A near half-decade boom in oil investments in Norway is about to come to an end, sapping momentum in the economy of western Europe’s largest crude producer, the country’s main economic forecaster said.

“The big change next year is investment in the petroleum industry because we have reached the highest level, it’s peaking next year,” Hans Henrik Scheel, director general of Statistic Norway, said yesterday in an interview at his Oslo office. Oil investment will stabilize at a high level and the “demand impulse will be there but not a growth impulse,” he said.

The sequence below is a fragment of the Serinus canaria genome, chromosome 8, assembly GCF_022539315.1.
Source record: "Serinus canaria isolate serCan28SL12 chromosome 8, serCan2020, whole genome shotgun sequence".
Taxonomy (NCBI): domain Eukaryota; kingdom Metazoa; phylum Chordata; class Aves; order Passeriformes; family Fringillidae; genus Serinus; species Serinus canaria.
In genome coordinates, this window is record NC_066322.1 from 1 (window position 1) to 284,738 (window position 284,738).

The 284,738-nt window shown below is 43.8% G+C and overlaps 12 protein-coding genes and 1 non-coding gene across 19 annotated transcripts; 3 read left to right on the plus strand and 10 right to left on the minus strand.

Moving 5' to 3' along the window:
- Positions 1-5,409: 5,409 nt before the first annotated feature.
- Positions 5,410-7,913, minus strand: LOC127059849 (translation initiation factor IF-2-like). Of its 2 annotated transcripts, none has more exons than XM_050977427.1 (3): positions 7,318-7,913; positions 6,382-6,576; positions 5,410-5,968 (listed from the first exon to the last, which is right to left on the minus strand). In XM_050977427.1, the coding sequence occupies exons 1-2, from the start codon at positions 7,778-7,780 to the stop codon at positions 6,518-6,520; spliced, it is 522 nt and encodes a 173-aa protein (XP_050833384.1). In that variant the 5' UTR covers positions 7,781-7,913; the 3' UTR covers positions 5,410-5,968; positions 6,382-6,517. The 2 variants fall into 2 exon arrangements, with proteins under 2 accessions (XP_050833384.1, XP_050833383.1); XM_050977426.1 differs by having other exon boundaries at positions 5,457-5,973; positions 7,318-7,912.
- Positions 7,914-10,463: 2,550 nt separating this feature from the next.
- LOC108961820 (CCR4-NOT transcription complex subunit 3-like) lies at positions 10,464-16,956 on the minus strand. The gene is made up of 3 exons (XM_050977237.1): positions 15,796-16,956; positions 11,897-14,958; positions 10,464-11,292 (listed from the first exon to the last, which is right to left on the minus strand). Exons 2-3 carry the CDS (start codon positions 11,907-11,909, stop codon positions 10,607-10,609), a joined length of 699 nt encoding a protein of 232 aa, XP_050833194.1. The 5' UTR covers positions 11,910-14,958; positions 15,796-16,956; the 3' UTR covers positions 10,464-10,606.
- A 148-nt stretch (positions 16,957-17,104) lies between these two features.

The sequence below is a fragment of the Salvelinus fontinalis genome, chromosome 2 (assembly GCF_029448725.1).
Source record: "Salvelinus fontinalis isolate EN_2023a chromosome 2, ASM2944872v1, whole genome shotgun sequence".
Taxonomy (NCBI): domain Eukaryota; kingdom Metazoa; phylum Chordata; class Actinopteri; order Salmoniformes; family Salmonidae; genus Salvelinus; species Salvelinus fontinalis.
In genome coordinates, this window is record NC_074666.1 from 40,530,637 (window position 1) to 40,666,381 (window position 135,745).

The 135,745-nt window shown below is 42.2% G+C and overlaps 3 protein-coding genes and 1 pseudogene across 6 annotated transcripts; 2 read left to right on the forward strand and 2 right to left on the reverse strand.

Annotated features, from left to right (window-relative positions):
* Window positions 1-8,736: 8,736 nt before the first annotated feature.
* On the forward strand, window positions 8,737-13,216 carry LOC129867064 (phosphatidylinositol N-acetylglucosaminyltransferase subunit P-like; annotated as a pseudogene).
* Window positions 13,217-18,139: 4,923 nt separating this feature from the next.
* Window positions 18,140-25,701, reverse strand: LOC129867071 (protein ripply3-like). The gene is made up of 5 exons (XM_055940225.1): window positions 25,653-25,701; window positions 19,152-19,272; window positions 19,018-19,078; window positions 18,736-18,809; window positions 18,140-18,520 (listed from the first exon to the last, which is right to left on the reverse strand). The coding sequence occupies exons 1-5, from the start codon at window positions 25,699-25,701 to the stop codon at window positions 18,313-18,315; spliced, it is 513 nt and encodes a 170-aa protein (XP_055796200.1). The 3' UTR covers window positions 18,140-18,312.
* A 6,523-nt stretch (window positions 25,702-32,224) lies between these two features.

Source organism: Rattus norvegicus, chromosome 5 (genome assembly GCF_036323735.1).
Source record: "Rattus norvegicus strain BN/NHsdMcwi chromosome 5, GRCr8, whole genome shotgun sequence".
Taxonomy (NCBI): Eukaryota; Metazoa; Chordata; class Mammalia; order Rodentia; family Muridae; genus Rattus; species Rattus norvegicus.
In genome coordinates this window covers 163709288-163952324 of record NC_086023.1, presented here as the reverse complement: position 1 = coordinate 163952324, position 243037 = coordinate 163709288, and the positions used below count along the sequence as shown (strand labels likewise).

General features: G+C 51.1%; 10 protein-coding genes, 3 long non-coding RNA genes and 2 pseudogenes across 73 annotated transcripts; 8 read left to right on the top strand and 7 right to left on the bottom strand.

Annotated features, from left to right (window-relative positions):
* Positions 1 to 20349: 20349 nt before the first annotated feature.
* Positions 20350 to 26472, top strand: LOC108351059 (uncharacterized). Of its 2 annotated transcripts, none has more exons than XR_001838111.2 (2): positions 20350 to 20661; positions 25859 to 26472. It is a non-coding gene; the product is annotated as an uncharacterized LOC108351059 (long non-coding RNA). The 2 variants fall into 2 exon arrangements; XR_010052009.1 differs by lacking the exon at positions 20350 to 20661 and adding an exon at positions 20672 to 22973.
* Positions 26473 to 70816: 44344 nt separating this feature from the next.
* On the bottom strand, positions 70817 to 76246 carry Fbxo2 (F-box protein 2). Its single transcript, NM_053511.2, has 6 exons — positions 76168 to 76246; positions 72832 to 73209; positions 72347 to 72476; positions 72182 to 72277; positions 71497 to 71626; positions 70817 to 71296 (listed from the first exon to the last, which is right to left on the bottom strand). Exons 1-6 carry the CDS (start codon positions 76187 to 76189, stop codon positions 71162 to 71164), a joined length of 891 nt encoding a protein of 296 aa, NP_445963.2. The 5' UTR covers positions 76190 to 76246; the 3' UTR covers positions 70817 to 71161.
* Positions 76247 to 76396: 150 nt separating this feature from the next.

Scandinavia’s richest nation has used its oil wealth, which it funnels into an $850 billion sovereign wealth fund, to save itself from the wave of recessions that tore through most of the rest of Europe. Yet that’s left Norway’s economy reliant on fossil fuels and with weakened competitiveness. Statistics Norway yesterday cut growth forecasts in the mainland economy, which excludes oil and gas, through 2016 as investments and record consumer debt weighs on households.

Statoil, Norway’s biggest oil producer, said last month it would cut planned investments by 8 percent over the next three years as the stagnant price of oil weighs on cash flow.